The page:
It’s said that as much as 85% of taste is derived from your sense of smell. But you cannot smell the wine without first swirling your glass gently. If you’re a beginner, swirl the glass, but keep the stem of the glass firmly planted on the table (your clothes will thank you for this) The action of swirling your glass allows oxygen to enter into the wine, which allows the wine to release its scents into the air while coating the glass at the same time. After swirling your wine, you can use whatever technique that works best for you, when nosing the wines aromatics. However, one little trick that could help is, keep your mouth slightly open when inhaling and exhaling the scents from the wine. That little secret will allow you to decipher more aromatic complexities in your wine. But at the end of the day use what works for you. Generally speaking, if a wine smells good, meaning there are no off odors such as scents of wet dogs, old newspapers, mold, vinegar or generally unclean scents, the wine is considered “clean”. The next step is to note how complex the wine smells and what scents make up its complex, aromatic profile.

Nosing what you smell in a wine can tell you a lot about the wine and its potential character. Primary aromas are from the type of the grape and the climate where it grows. For instance, The 2010 Cab will often smell of ripe jammy stewed fruits like a red bing cherry. This is because of the terrior (see last blog for more information on that word) and winemaking styles of the Napa cabernet grapes. Generally speaking, the fruit flavors in wine are primary aromas. Secondary aromas come from the fermentation process (the yeast). A great example of this is the aroma that you can find in our Velvet & Vinyl sparkling wine that is sometimes described as ‘bready’ or ‘yeasty’. This has to do with this wine undergoing a secondary fermentation inside the bottle. Tertiary aromas (classically referred to as ‘bouquets’) come from aging wine. Aging aromas come from oxidation, aging in oak and aging in the bottle over a period of time. The most common example of this is the ‘vanilla’ aroma associated with wines aged in oak. Our cabernets are typically all aged in new French oak.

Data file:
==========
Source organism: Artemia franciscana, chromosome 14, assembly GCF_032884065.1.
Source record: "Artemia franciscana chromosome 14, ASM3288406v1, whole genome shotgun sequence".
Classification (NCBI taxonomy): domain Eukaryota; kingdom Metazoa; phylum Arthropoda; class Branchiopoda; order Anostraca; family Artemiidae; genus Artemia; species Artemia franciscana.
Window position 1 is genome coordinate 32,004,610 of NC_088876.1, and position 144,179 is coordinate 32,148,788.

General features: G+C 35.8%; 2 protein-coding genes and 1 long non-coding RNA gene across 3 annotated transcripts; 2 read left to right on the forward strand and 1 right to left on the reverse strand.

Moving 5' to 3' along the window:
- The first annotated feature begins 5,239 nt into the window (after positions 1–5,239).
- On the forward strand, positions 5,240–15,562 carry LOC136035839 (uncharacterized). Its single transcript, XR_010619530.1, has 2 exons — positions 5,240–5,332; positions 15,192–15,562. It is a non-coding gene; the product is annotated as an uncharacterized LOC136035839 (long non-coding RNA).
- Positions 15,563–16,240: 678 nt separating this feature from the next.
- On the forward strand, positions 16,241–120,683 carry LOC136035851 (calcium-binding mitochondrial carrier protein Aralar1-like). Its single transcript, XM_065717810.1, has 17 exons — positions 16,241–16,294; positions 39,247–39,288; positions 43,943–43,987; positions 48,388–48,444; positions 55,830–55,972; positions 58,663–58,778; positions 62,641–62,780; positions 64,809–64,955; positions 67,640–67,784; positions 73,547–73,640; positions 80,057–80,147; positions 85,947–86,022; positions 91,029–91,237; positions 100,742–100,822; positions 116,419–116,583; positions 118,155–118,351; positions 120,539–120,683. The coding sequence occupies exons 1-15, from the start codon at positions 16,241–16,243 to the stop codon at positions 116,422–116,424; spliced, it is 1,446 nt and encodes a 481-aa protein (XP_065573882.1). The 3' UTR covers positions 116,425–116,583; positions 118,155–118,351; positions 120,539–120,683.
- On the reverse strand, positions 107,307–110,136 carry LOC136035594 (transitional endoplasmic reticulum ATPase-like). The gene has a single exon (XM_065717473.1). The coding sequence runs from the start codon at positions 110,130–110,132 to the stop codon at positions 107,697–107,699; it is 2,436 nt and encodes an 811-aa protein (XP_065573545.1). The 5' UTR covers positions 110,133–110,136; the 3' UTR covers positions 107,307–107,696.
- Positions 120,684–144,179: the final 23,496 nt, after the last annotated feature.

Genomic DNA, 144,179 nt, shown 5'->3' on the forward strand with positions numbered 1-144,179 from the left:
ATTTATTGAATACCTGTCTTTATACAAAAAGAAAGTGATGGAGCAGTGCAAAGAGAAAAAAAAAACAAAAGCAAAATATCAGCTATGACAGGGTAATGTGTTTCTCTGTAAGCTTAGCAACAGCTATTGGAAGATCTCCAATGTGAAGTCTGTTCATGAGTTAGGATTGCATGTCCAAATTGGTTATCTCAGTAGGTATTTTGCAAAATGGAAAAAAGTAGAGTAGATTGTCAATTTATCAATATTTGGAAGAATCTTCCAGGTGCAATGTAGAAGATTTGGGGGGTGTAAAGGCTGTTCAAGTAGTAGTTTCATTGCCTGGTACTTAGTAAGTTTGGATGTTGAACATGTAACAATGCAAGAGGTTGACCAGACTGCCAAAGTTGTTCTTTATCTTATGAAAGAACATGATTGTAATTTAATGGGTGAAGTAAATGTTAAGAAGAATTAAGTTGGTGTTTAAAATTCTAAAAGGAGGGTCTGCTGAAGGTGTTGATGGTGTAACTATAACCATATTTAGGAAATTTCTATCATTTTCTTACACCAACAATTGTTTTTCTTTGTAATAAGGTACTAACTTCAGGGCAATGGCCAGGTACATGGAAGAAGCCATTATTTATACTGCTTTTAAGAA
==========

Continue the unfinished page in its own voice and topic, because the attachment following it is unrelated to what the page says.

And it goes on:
Part of being a good wine taster is also being able to recognize flaws in wine, especially in corked wines. which causes a wine to smell like a wet dog, damp basement or old wet newspapers. This can happen when a wine isn’t stored at the correct temperature or if you open it up past its peak.

Taste, Taste, Taste!

With practice you could be able to blind taste a wine down to the style, region and even possible vintage! Tasting a wine involves more than just your sense of taste, which focuses on the primary sensations of sweet, salt, bitter, sour and Umami, which are experienced on the top of your tongue and through your taste buds. Remember, you are going to become a better wine taster the more you taste. You would not be reading this page, (at least not this far into the page) if you were not interested in learning how to taste wine. So go ahead, pour a glass of some 2010 cab (if you’ve already had one feel free to pour another) or any of your other favorite Faustini wines and let’s move on to the final and most fun part of this article! Here are some tips and details on what to pay attention to.